Thursday, 18 August 2011

Free Concert for Petition Signature or vice versa...

ONE International is a grassroots advocacy and campaigning organization that fights extreme poverty and preventable disease, particularly in Africa, by raising public awareness and pressuring political leaders to support smart and effective policies and programs that are saving lives, helping to put kids in school and improving futures. Cofounded by Bono and other campaigners, ONE is nonpartisan and works closely with African activists and policy makers.

Their current campaign is this Petition, calling on World Leaders to urgently provide the full funding that the UN has identified as necessary to help people in the Horn of Africa and to keep their promises to deliver the long term solutions which could prevent crises like this happening again.

So far, ONE has achieved 96% of the goal of 160,000 signatures. I've added mine. Please will you add yours.

Thank you.

And as a further thank you, I'd like to invite you to watch +Daria Musk's Hangout Concert 3 on Saturday night. Daria is a great supporter of ONE International as well as a fine singer/songwriter, given to singing as long as a) there are people to listen and b) her voice holds out - the last Hangout Concert lasted Seven-and-a-half hours... So signing the ONE Petition is also a way to pay forward for getting a free concert ;-)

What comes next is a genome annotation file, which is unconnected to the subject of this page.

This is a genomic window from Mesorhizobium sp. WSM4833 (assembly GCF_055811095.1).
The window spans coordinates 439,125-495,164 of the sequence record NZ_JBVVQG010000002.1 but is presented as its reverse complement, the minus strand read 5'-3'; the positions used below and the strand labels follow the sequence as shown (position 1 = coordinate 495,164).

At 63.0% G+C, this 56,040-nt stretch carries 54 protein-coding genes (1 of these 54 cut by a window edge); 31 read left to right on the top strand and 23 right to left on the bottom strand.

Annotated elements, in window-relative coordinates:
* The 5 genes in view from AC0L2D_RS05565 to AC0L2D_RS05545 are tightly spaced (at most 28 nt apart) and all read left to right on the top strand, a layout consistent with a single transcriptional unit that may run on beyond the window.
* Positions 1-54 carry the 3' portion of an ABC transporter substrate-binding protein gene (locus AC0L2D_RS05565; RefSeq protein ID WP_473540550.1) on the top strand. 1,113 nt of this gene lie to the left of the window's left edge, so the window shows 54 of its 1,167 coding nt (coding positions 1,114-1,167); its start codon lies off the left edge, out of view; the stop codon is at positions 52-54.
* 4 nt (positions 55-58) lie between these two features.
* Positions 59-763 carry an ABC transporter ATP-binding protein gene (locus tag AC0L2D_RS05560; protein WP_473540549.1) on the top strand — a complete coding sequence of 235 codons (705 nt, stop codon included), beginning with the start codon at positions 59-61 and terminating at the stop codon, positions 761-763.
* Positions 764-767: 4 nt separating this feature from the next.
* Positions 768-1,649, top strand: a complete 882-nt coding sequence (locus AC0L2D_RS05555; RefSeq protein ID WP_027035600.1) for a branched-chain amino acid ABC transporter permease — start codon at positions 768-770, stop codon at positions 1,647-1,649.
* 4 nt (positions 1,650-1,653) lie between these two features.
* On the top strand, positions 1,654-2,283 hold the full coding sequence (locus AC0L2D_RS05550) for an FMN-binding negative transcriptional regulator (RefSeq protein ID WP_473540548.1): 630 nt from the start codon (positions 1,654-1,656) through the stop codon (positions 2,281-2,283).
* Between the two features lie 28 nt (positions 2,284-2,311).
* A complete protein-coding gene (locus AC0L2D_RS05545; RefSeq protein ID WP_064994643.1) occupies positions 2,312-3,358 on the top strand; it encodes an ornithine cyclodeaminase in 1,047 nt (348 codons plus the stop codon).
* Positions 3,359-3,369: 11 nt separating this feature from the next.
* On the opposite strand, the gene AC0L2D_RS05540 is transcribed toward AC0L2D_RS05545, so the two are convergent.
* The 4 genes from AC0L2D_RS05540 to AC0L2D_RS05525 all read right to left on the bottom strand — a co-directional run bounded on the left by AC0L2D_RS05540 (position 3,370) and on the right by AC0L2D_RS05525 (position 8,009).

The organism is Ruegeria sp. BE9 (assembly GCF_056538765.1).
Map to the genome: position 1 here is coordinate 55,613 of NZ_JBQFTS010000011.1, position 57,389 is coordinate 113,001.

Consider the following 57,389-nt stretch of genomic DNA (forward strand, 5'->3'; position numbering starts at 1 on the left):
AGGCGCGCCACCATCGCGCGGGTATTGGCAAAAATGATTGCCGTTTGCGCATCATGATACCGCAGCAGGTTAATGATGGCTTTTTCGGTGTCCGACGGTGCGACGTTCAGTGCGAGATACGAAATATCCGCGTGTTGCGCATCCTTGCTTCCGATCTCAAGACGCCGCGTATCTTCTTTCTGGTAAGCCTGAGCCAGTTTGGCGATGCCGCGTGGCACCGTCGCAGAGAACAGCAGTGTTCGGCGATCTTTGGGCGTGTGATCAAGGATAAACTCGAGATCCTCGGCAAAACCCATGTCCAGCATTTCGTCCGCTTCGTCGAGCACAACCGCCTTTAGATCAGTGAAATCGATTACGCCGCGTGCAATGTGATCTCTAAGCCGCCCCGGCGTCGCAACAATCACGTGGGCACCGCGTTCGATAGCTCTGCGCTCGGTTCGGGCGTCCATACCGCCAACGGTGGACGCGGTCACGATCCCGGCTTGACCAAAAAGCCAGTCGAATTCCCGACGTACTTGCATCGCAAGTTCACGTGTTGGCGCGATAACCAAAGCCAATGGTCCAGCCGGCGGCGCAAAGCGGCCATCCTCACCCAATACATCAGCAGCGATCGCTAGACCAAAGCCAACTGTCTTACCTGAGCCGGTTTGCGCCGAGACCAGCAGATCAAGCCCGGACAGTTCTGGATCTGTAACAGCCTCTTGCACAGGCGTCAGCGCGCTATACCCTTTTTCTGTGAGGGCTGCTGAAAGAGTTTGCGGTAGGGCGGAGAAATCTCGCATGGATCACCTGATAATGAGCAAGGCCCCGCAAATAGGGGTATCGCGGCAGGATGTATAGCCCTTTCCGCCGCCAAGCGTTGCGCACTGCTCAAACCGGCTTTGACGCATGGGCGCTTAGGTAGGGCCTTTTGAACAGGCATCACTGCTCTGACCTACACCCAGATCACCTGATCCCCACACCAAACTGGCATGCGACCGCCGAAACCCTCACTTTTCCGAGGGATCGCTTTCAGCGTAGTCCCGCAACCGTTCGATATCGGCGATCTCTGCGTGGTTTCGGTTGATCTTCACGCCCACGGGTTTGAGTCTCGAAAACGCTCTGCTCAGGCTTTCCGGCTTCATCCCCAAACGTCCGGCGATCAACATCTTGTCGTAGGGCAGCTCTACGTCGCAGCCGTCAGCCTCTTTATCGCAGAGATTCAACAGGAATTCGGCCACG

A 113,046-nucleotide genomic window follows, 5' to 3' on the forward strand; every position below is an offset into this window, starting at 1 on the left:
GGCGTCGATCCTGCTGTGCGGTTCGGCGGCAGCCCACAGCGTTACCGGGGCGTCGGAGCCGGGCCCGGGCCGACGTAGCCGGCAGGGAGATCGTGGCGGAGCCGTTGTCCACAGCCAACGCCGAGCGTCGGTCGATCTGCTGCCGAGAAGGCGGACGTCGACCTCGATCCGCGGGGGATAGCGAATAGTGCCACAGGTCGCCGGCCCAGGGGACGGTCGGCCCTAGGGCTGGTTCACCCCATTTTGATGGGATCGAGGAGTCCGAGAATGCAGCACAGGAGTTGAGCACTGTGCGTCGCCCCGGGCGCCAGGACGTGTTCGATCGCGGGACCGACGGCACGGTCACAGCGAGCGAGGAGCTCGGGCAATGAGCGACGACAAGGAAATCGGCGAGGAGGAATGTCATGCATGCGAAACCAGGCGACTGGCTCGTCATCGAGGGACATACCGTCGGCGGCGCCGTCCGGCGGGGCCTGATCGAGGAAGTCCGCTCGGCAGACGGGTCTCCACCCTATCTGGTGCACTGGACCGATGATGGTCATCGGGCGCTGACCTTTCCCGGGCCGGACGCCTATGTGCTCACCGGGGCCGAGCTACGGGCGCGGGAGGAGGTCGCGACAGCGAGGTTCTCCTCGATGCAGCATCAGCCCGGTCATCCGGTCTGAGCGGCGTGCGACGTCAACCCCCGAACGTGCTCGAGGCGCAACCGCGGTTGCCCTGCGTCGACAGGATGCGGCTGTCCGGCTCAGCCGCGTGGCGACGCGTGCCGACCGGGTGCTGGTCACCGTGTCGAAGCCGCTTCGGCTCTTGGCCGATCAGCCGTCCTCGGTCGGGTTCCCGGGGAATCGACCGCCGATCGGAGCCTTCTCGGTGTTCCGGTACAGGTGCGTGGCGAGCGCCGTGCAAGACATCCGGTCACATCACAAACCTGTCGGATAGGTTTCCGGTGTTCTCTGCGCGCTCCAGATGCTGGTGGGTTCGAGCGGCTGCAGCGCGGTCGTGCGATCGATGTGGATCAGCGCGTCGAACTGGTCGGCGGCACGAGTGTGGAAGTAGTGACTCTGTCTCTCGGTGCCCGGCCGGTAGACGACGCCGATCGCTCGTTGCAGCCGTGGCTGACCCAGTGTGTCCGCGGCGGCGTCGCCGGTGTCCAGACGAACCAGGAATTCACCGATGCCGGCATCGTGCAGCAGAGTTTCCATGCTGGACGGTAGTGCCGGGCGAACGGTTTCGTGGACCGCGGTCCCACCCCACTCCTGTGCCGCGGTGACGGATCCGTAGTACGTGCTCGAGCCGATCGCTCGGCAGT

You'll be able to see this one via embedded players either here on G+ or on shh... the 'f'word... or on youtube itself or at You'll be able to share the player and/or the links on your own pages or blogs or sites so as to invite your friends along. And, if you're on G+, you could even get into Daria's own Hangout and chat with her between songs!

I'll post full links on Saturday in the run up to the concert and during it. 

Lets enjoy some live music together and tip this Petition over it's target. They're only 4% away from it...

*edited because I accidentally published before I'd put the title or the links in... Need... more... sleep ;-)

Monday, 11 July 2011

Michael 'Würzel' Burston. R.I.P.

I've just heard about the death of an old friend.

 Würzel (Michael Burston) was truly a gentleman, a gentle man, open, warm-hearted, generous, so easy to be around. He was a consummate musician, he was encouraging towards and supportive of other musicians; a confidence-giver, someone who gladly shared his talent and skills.